1/4/06

Talk Wrong

It's always awkward when a friend of yours misspeaks, and you're never quite sure if you should say something or not. But perhaps this, a publicly accessible and absurdly named weblog, will prove to be the perfect forum for correction.

Okay:

It's "myriad." Not "a myriad." Myriad means the same thing as "many," and should be used accordingly. I know, I know, I like the idea of a "myriad" too... I picture a place like that crystal castle where Superman's folks live. But that's not how the word works. You say, "There were myriad options at the Ponderosa dessert bar."

And, when you proceed to complete a project that until now has only been outlined or described, you are fleshing it out. I think of it in illustrative terms: once you've drawn in the rough skeleton, you go back in and fill in the skin's final contours. Flushing something out doesn't really mean the same thing, and could well mean the opposite. A springer spaniel flushes birds out of a nest. A business team fleshes out a proposal.

Now, just to prove I'm not some kind of grammar Nazi, I will append a couple of applications that are technically incorrect but provisionally okay in my book.

Saying "anyone speaking incorrectly should have their lips torn off" is not actually right. "Their" is plural, but you're talking about one person at a time. It should be "...have his lips torn off" or, "her lips," if the group you're talking about is all female.

Now, I see that one screwed up all the time - on signs, in instruction manuals, corporate memos... everywhere - and it's fully understandable that most people don't know it. And so, even though it does bother me a little to see this error, I have decided that, Hey: English is a live language - at least we hope so - and as long as an error doesn't cause a failure in communication... (no harm, no foul) ...and life's too short, you know? Say "Each of the cops brought their gun to church" if you want to.

I'll go even further on "legendary." Technically, I guess to say something is legendary doesn't exactly mean what most people think it does. To say Dick Clark's resistance to aging is the stuff of legend actually means it's mythological, or drawn from fable, or - in a word - fake. The "Legendary" Matterhorn would, according to some, be a 14,692-foot mountain on the Swiss-Italian border that doesn't really exist. But I say screw that: if I claim my basketball skills are legendary, you and I both know exactly what I'm talking about. (And that I'm totally lying).

Oh, and you can get compose/comprise and discrete/discreet wrong all day long and not bother me a bit.

So go forth, friends, and say what's on your mind, making modifications to the English language where you see fit. Just don't butcher it, please, or you'll hear about it from me. On my blog.

9 comments:

penelope said...

Me talk pretty one day.

kohn said...

nehamkin?

also kohn said...

is that you?

Anonymous said...

Are you ANAL or what???

Colin said...

It's possible. For instance, duplicate question marks bother me quite a bit.

Luke said...

"To say Dick Clark's resistance to aging is the stuff of legend actually means it's mythological, or drawn from fable, or - in a word – fake.”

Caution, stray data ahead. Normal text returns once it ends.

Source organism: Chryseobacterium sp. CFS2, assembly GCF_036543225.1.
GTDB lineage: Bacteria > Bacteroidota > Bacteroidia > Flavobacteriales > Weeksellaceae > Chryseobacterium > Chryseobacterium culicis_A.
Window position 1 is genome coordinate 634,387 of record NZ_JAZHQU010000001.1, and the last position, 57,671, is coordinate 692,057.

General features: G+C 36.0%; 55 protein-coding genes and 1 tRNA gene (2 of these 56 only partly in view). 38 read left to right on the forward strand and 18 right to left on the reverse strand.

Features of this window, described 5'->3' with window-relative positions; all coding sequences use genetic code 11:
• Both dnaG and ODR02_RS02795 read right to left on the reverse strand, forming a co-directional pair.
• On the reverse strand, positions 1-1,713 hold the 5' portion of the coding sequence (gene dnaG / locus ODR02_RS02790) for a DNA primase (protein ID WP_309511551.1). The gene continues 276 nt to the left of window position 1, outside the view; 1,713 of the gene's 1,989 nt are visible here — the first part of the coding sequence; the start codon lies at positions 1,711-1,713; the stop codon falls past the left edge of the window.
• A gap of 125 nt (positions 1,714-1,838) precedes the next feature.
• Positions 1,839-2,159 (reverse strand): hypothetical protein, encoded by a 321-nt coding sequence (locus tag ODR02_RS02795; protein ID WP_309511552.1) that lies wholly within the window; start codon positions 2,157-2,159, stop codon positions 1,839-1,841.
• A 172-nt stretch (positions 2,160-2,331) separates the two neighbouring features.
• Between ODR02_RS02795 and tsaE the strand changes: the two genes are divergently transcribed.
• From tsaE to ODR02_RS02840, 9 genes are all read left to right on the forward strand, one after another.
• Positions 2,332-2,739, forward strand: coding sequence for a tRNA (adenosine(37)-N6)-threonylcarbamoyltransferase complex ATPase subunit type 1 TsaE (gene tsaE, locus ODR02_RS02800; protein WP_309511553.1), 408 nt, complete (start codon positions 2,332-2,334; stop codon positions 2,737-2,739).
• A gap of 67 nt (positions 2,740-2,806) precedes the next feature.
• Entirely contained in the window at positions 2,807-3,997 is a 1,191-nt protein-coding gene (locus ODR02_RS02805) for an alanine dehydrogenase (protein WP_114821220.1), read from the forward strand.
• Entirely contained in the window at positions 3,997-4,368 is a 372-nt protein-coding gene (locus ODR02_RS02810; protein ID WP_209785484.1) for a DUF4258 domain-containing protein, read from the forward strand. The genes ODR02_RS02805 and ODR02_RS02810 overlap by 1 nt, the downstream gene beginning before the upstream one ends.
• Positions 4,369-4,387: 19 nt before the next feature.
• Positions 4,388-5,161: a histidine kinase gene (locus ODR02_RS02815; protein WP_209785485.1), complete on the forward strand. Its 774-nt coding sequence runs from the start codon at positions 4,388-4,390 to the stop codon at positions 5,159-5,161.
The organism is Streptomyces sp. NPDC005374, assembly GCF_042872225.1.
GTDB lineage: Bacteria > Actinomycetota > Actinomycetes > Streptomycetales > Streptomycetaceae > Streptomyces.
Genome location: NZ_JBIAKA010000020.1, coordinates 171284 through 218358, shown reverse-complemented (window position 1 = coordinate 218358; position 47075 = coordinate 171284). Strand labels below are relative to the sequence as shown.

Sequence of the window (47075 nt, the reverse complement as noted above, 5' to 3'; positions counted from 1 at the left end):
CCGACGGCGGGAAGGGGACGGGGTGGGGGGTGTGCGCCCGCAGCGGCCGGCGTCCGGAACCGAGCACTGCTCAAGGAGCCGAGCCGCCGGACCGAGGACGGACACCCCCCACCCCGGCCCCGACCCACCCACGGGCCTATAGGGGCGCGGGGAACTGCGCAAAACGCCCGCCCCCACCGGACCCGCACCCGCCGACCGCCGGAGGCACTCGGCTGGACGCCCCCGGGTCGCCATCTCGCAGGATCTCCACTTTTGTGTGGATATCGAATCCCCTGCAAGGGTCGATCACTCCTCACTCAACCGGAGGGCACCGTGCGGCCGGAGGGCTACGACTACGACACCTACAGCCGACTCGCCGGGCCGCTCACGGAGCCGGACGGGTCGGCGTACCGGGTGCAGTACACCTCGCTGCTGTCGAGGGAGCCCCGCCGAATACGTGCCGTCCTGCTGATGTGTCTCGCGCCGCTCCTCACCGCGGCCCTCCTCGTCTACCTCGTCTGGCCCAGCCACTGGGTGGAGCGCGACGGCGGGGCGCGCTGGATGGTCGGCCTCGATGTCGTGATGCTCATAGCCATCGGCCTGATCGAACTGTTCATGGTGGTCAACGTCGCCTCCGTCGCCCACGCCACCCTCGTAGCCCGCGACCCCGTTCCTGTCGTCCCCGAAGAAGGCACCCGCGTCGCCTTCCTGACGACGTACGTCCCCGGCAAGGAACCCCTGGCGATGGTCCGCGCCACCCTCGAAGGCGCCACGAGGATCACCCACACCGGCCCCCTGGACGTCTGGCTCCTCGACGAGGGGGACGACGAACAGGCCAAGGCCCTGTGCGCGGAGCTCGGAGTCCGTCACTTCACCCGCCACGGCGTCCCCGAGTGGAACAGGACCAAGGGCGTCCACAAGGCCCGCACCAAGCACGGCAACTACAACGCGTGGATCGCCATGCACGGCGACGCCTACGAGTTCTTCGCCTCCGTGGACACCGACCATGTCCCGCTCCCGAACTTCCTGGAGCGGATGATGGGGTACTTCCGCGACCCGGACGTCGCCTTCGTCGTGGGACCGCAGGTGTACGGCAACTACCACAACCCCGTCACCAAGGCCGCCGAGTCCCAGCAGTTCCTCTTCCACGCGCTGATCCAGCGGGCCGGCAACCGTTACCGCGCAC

I was under the impression that "myth" was a word that more accurately describes ultimate truths (transcending the details of the story wherein it is contained).

That myth is so functional across cultural and time boundaries is directly connected to its detachment from the who, what, when, or where that we individuals often need in place in order to tell our tales.

According to Geoffrey Hill's book, Illuminating The Shadows - The Mythic Power Of Film, "Myth is not, as popularly conceived, something that is not true. To the contrary, the scholar of religion Ananda Coomaraswamy reminds us that myth is actually "the nearest to absolute truth that can be expressed in words.""

Just because Webster says that myth is something not true doesn't necessarily make it so. Indeed, some of our greatest mythologies to date have lasted as long as they have (throughout the centuries) because of what rings true about them and not because of their silly basis in the absurd or untrue. Indeed, the very reason for continuing to tell such tales is to pass on some universal value or truth to new generations. We don’t think of Hercules or Achilles as some silly loons. We consider them with much higher regard. We don’t care if they are real. They are true.

It is my contention that you too are misusing a word (the worth "myth") to the point of contributing to its very demise!

FOR SHAME!

Colin said...

Luke, I stand thoroughly corrected. I never meant to claim that myths are mythological.

No wait, I mean, they are. And we love 'em for it! They're gloriously mythological (meaning true), these myths of ours, and I'm with you all the way, man, provided I'm understanding you correctly and you're not implying that there actually, factually, was an Achilles who was actually, factually dunked in the river Styx.

Susan said...

I have never written to a blog before, and only found yours today through the link on Penelope's site. So, I just want to say, with all due respect, I believe "a myriad" is correct. See http://dictionary.reference.com/search?q=myriad for details. cheers, Susan (greenskyblue@hotmail.com)

Colin said...

Okay, okay. You can have "myriad" too.

Personally, I think this alternate usage makes a lot more sense, and I say we bring it back: "Throughout most of its history in English myriad was used as a noun, as in a myriad of men. In the 19th century it began to be used in poetry as an adjective, as in myriad men. Both usages in English are acceptable, as in Samuel Taylor Coleridge's 'Myriad myriads of lives.'"

The only good reason to stick to the adjectival use of the word is to stay on the good side of any grammar sticklers you might run across (besides me) (now).

Samuel Taylor Coleridge can go pound sand.